After being on an atoll and entering into the everyday life of its inhabitants, I was amazed to find that under the old conditions water was not so vitally important as I imagined. The coral islander cleaned his fish and shellfish in sea water and did not need to wash coconuts and pandanus fruit. He replaced his simple garments with new ones when they became soiled, and washed his body daily in the sea. In volcanic islands, where streams or springs abound, the inhabitants washed themselves in fresh water after swimming in the sea. One of the perquisites of a high chief was a fresh-water pool reserved to his own use and named in the recital of his chiefly possessions. It is said that the fresh water removes the itchy feeling left by salt water. On atolls, however, the people spent so much of their time in salt water that their skins became inured to what was unpleasant to others. When rains occurred, they availed themselves of a natural shower bath and, at times, a scooped-out excavation in a fresh-water seepage on the beach with a coconut-shell dipper provided all the necessities for bodily ablution.
The earth oven, with its heated coral or shells, did not require water for cooking purposes. The beverage required by man was supplied by the coconut. During the time we spent on the atolls of Rakahanga and Tongareva, we were provided with a constant supply of drinking nuts which, for page 145 drinking purposes, were much superior to tepid water. When a person called for ‘vai’ (water), he was brought a coconut.
However, on atolls without a luxuriant growth of coconuts, water was a necessity. It was obtained by digging shallow wells. Even though the water on the lower rock stratum was brackish, it was not unpalatable to those who had become accustomed to it. In post-European times, Polynesian labourers on Maiden Island preferred the well water to rain water caught in tanks because they attributed medicinal properties to it. On this island, there are a number of shallow wells lined with coral limestone slabs. At the bottom of the wells, shells were found that had been used as dippers.
The inhabitants of these atolls built houses with poles procured from local plants and roofed them over with pandanus leaves or coconut leaves when coconuts had been planted. In order to have a smooth surface upon which to sleep, the floor was carpeted with a layer of coral gravel, which the ceaseless wash of the waves had smoothed on the beach. To prevent the gravel from being scattered, a low curb was constructed of flat slabs of coral or of low blocks of coral limestone. The curb was rectangular, conforming to the dimensions of the house and about six or ten inches high. When the temporary settlers sailed away, the framework and roofs of their houses crumbled to decay, but the rectangular curbs having been embedded on edge in the ground, remained as permanent witnesses of previous occupation.
On Washington Island, a coral enclosure was reported of indefinite shape, but on Fanning, Christmas and Maiden Islands, they were of the characteristic rectangular form. In Fanning, the coral limestone curbstones were worked with an inner step and a few were shaped with an upper ornamental projection which rose a few inches above the general page 146 level of the curb. Two corner stones were L-shaped, a form described only in Tonga. Emory, in his study of the archaeology of these atolls, rightly, I think, pictures the builders of the Fanning Island structure as having come from Tonga. As the structure in Tonga is dated by the Tongan lineages as having been built in the sixteenth century, it is apparent that the Fanning Island structure cannot antedate that. The Tongan origin of the structure is further supported by the discovery of some bonito hooks in an old grave. Polynesian hooks for bonito trolling are made in two parts: a shank of pearl shell which resembles a small fish when trolled and a curved piece which forms the point to hook the fish. The point pieces differ in the various groups, and the Fanning hooks, which are now in Bishop Museum, resemble more' closely those of Tonga than any other group. Also, some basaltic adzes have been discovered which are shaped like those of Tonga. Porpoise teeth with holes drilled through them have been found in a grave, but though our present knowledge would attribute these to the Marquesas, we cannot be dogmatic about them.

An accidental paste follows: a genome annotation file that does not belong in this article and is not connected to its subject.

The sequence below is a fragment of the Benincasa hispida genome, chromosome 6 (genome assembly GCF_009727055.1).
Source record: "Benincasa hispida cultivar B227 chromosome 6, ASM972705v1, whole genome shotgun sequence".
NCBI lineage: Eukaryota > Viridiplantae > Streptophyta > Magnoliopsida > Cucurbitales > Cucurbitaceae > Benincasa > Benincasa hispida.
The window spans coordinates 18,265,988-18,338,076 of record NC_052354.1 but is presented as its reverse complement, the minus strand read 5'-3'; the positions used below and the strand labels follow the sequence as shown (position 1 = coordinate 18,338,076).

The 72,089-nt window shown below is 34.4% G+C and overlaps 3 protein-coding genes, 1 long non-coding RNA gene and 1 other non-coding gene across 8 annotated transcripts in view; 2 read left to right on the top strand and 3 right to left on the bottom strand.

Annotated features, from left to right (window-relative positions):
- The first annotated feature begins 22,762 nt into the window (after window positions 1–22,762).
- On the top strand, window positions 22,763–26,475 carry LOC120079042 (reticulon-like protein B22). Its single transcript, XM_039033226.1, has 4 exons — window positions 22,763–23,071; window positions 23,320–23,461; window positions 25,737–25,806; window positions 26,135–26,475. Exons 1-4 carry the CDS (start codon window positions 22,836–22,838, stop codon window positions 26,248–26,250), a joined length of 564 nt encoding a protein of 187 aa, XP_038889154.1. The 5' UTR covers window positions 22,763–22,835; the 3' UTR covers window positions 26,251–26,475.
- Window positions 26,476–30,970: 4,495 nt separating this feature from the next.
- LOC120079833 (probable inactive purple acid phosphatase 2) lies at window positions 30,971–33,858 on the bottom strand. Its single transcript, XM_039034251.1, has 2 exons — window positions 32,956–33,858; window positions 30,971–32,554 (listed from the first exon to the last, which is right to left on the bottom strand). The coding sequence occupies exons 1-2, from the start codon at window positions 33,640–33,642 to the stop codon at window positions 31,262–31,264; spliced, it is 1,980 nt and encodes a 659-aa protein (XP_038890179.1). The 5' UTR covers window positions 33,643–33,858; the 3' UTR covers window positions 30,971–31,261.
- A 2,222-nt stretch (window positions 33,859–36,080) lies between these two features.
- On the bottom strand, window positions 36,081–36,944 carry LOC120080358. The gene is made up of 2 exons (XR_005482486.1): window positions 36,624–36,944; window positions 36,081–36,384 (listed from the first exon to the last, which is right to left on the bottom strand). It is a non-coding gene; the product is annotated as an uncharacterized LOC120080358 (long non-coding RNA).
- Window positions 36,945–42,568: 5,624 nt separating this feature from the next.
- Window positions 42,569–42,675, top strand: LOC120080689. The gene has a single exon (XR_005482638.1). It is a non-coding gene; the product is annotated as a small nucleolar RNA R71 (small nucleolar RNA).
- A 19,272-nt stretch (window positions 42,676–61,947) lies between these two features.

In both Christmas and Maiden Islands, there are raised rectangular platforms with walls defined by coral slabs 2 to 3.5 feet high and with the interior filled with coral rocks. The platforms of Maiden Island are definitely associated with curbed rectangular courts. These platforms resemble the maraes described for Tongareva and were used for religious purposes.
On Fanning, Christmas and Maiden Islands, there are small rectangular enclosures about six feet long by three feet wide or larger, defined by coral limestone slabs from one to two feet high and covered in the interior with a layer of coral gravel. Similar structures were made in Tongareva and other page 147 atolls for the burial of the dead. Instead of digging a hole down into crumbling coral with inadequate tools, the atoll dwellers found it easier to build upwards with the easily accessible limestone slabs and then to cover the dead with a layer of coral gravel. This technique shows a perfect adjustment to local conditions.